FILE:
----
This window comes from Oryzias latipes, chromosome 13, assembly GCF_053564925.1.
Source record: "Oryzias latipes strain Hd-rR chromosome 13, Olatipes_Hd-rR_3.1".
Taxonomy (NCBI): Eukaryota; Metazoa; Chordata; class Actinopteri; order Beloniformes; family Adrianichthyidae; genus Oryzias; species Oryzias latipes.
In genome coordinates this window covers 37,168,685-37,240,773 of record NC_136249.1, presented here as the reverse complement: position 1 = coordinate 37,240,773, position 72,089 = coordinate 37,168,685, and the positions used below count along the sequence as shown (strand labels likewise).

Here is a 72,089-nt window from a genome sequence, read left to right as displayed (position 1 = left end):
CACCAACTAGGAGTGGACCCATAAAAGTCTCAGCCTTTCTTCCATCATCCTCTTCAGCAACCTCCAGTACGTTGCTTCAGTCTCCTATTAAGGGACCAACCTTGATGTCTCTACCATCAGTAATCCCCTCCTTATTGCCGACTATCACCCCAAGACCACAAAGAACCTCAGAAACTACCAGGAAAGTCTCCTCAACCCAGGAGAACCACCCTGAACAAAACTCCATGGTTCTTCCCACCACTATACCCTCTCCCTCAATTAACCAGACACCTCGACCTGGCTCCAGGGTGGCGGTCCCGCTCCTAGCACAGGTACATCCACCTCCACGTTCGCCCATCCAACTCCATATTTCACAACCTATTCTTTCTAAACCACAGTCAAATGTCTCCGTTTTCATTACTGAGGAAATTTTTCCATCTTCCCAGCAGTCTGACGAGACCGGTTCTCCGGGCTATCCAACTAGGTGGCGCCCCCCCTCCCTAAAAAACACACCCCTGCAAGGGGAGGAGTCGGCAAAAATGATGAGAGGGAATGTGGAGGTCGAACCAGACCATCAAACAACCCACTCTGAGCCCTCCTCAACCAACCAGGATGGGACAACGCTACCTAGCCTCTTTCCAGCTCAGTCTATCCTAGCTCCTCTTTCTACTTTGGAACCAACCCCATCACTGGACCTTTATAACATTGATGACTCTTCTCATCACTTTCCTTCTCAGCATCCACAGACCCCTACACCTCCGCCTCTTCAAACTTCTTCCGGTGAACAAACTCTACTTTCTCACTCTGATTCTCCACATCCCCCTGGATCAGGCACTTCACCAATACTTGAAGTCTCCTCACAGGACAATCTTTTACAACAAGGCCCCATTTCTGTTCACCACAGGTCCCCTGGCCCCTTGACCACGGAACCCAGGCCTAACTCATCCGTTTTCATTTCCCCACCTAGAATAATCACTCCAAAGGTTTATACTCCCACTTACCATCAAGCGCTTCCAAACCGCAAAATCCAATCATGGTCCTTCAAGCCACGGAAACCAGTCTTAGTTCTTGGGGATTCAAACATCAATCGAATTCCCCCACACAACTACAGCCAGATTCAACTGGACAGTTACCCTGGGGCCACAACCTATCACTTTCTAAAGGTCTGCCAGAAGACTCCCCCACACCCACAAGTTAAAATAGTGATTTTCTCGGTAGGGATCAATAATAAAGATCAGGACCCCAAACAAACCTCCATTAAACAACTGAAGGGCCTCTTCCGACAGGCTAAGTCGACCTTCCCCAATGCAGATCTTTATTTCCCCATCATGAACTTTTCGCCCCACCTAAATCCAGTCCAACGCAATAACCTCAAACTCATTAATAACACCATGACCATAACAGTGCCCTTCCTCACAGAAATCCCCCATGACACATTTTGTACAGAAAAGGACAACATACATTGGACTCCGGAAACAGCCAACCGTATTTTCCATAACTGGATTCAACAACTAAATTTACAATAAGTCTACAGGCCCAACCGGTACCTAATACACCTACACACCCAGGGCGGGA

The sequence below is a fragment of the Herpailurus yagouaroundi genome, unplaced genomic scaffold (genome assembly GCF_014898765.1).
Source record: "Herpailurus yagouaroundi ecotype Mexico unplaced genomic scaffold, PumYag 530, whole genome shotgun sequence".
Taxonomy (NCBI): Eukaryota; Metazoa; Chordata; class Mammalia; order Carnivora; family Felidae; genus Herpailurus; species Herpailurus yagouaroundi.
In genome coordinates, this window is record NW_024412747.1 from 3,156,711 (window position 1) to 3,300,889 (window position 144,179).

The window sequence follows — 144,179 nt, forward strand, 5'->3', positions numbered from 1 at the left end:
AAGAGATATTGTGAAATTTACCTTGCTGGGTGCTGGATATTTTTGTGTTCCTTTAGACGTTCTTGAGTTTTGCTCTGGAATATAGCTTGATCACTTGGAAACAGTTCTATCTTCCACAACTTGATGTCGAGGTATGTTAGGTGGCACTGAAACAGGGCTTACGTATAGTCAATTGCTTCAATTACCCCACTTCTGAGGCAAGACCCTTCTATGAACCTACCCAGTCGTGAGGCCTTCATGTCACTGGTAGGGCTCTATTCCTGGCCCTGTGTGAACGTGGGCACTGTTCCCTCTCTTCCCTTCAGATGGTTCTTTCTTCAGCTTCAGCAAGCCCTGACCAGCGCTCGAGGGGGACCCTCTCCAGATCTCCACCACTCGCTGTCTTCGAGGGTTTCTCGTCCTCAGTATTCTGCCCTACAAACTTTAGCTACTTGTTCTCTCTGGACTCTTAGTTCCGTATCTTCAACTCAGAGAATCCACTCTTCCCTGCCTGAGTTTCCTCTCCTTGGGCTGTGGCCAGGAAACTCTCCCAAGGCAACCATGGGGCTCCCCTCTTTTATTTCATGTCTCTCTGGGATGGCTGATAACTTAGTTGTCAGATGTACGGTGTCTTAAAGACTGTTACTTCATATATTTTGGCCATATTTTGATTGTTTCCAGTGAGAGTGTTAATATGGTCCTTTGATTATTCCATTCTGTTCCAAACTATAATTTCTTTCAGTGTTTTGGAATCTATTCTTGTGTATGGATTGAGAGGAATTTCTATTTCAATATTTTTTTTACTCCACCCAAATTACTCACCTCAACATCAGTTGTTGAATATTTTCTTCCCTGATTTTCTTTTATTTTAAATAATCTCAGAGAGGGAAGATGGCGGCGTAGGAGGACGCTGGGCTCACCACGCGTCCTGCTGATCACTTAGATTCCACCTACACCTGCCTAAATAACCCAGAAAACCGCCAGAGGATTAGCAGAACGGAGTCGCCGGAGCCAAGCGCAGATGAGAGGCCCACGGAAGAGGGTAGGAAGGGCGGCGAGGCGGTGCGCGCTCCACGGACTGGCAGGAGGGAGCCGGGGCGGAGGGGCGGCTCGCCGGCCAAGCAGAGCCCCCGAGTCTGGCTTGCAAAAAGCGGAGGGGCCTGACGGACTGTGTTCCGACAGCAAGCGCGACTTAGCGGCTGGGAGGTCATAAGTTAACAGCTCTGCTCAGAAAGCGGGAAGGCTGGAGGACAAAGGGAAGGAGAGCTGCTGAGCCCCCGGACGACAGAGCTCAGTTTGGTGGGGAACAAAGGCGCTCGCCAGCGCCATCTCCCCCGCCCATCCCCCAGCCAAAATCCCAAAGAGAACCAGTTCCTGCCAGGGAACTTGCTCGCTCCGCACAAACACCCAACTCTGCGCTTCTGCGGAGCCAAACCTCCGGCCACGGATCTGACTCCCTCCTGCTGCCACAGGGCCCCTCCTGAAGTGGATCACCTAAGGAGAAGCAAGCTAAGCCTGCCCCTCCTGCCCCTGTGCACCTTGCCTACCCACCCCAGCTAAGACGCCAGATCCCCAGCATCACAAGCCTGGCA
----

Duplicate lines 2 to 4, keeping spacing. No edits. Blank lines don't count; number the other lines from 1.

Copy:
Source record: "Oryzias latipes strain Hd-rR chromosome 13, Olatipes_Hd-rR_3.1".
Taxonomy (NCBI): Eukaryota; Metazoa; Chordata; class Actinopteri; order Beloniformes; family Adrianichthyidae; genus Oryzias; species Oryzias latipes.
In genome coordinates this window covers 37,168,685-37,240,773 of record NC_136249.1, presented here as the reverse complement: position 1 = coordinate 37,240,773, position 72,089 = coordinate 37,168,685, and the positions used below count along the sequence as shown (strand labels likewise).